Blockchain has emerged as the technological breakthrough the healthcare sector desperately needs.
For many years, healthcare has generally been struggling with cyber security, record keeping, privacy issues, waiting lists and ever-increasing administrative costs, but blockchain is offering solutions to all of those problems.
In this article, we’ll explain how.
What is blockchain?
A blockchain is a digital, decentralised and public ledger that handles the process of recording and tracking assets within a network of computer systems.
It can store data of any kind, relating to physical or digital assets.
Blockchain structures its data into ‘blocks’ that are ‘chained’ together.
Think of it like an operating system.
In the same way that Microsoft’s Windows or Apple’s OS run many apps and programs, so too does blockchain.
Applying blockchain to the healthcare sector
Blockchain can be applied to the medical and healthcare industry in many ways because of its open and highly secure nature.
The end result can be greatly reduced costs and new ways for patients to access healthcare.
A big problem in the healthcare sector is the inability to share a patient’s sensitive data, without placing their privacy at risk.
Healthcare is particularly vulnerable to hackers. According to IBM Security, the US healthcare industry incurred the highest average data breach cost in 2021 and 2022, with a large year on year increase from US$9.23 million to US$10.1 million.
Blockchain, however, holds the key to a new, efficient system, which would be far more secure than what any other online technology offers.
By placing electronic health records on a blockchain, doctors and medical staff can control the flow of information with a single, trusted platform.
Multiple health providers can access the data when needed and trust that the information is accurate.
Through smart contracts and encryption, patients can receive faster and potentially even better care.
This is the result of healthcare providers no longer having to rely on patient files being mailed or emailed from other sources.
Essentially, records can for the first time be owned by the patient, rather than healthcare providers.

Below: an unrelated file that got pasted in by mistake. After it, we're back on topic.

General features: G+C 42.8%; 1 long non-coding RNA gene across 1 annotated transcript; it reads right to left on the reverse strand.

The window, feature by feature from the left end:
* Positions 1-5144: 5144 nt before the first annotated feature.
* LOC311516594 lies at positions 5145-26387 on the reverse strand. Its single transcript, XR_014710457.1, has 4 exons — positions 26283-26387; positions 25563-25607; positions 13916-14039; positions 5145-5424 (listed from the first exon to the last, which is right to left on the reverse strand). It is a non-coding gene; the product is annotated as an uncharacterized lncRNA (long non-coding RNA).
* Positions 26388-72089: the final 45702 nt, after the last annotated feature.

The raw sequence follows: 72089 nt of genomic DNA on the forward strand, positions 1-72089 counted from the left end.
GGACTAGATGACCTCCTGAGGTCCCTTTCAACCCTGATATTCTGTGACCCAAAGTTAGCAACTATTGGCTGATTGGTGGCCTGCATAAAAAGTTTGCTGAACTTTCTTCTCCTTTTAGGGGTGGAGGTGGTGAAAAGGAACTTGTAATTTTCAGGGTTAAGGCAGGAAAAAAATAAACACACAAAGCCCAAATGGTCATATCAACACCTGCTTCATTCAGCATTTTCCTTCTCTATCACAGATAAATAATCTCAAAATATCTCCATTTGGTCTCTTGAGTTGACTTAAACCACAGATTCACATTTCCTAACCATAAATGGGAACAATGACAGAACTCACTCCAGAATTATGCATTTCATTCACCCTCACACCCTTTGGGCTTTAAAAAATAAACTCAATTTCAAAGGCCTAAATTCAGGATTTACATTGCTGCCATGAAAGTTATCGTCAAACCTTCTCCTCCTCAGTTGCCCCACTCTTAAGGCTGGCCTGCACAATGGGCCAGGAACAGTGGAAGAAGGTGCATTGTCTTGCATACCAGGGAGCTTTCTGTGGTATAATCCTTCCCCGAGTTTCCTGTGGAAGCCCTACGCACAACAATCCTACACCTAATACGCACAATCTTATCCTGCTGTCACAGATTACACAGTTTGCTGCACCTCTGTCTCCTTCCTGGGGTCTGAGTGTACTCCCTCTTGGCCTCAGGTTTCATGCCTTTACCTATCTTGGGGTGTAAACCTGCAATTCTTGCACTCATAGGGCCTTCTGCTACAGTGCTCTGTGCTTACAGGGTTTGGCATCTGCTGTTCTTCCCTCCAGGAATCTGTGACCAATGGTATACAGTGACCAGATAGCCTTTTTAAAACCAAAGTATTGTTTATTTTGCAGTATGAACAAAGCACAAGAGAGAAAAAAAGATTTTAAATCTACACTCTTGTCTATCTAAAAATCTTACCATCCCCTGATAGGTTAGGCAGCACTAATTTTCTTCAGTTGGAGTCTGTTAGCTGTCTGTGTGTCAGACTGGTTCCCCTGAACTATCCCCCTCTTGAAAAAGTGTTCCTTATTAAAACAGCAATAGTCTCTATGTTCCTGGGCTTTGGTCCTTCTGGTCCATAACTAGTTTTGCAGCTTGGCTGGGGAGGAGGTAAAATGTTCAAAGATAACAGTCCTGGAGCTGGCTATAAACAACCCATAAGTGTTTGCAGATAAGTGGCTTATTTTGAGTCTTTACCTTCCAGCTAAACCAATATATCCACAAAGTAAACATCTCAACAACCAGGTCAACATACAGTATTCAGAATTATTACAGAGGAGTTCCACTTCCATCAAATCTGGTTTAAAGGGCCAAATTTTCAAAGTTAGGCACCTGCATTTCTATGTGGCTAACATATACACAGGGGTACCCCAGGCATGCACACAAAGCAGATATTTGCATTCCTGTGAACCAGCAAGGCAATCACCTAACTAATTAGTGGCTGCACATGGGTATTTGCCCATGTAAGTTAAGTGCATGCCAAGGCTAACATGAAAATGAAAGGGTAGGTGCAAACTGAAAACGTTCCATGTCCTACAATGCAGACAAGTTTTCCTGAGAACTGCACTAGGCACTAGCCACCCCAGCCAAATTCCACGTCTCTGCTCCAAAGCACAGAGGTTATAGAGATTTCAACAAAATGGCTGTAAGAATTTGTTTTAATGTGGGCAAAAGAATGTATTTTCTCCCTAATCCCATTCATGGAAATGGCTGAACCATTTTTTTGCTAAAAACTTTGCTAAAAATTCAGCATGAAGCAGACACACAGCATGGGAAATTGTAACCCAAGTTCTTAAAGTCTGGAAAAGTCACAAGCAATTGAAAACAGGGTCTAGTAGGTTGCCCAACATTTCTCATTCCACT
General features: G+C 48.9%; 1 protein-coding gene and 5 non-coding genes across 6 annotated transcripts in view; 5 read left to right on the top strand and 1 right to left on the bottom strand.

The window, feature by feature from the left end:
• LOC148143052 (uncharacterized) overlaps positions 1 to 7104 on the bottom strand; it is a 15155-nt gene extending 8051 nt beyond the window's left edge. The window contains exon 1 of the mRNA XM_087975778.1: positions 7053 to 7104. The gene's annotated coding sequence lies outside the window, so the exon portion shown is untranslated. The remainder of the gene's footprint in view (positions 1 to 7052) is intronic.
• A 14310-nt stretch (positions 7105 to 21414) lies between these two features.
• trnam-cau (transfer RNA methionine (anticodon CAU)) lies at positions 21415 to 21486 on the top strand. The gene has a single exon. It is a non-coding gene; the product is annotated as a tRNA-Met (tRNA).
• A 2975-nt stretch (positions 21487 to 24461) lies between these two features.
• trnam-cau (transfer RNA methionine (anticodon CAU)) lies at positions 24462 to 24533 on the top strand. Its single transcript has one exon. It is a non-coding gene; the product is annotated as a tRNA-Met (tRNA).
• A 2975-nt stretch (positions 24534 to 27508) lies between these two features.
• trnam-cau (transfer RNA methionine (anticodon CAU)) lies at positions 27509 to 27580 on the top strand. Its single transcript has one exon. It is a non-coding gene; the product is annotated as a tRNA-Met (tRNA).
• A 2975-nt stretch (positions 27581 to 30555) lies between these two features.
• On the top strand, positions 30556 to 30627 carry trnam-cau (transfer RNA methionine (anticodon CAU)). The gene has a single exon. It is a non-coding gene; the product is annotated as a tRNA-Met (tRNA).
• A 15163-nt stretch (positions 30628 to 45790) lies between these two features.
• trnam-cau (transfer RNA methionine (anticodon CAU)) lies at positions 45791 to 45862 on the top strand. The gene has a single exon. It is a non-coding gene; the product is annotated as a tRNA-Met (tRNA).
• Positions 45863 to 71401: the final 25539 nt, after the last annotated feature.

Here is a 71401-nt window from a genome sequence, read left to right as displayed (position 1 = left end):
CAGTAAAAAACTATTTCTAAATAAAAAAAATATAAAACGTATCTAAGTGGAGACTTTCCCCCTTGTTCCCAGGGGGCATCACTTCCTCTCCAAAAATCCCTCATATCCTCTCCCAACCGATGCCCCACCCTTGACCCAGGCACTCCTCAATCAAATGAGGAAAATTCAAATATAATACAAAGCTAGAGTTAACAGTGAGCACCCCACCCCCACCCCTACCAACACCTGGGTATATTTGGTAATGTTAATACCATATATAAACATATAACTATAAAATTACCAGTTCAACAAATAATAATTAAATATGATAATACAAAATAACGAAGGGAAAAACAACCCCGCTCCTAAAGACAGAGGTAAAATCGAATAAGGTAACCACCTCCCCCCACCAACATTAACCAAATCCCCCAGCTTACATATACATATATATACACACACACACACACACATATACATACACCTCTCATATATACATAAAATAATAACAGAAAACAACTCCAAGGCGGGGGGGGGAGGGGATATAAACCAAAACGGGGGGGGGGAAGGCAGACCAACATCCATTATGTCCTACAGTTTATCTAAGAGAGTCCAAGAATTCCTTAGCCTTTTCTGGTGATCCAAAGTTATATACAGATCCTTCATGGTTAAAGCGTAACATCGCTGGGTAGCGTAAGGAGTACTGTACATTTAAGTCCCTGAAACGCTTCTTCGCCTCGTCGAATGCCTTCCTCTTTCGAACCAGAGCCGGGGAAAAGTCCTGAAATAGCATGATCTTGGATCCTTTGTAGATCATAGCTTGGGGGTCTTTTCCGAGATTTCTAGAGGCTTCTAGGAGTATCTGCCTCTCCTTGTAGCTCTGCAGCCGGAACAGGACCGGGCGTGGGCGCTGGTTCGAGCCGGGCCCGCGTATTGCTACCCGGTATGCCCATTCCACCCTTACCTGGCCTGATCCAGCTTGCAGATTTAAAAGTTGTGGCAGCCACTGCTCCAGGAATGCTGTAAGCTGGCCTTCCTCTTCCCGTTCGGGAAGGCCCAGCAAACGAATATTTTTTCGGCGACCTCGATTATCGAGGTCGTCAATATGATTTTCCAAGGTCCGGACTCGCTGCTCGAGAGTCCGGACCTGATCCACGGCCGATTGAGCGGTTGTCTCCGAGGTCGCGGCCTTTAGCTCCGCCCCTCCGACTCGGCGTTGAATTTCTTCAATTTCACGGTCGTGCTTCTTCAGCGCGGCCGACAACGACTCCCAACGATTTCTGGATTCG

However, the storing of patient records is just one problem that can be solved within the medical industry, with the technology also being used to improve supply chains, insurance settlement processes and identity verification.
Real-world examples of the impact of blockchain on healthcare
Pioneering companies in the sector are already using blockchain to revolutionise the way they do business.
Below we explore what they’re doing:
Chronicled provides systems where various players in the healthcare sector can authenticate their identities as organisations, register contract details and track transactions.
It is thought that by having shared digital contracts between companies, wholesalers, insurers and distributors, there will be a significant reduction in disputes over payment chargeback claims for medications and other medical goods and services.
Data provided by Chronicled suggests there are more than a million chargeback claims made between these players every year, with more than five per cent of those disputed.
Patientory says it’s empowering people to take charge of their own health by revolutionising the way healthcare stakeholders and patients interact and gain access to information.The company uses blockchain architecture to decentralise health data, making it more secure and less susceptible to data breaches.
One of its unique features is that it aggregates data from health providers as well as wearable technology, allowing clinical data to be combined with test results and sleep and exercise activity.
Curisium employed blockchain to attempt to improve rebate negotiation and contract management.
Since being acquired in 2020 by HealthVerity, it has helped to automate workflows and enabled new opportunities for collaboration and cost-savings.
- What is blockchain?
- Do I need blockchain?
- How to transition your company to blockchain
- How do I choose the right blockchain?
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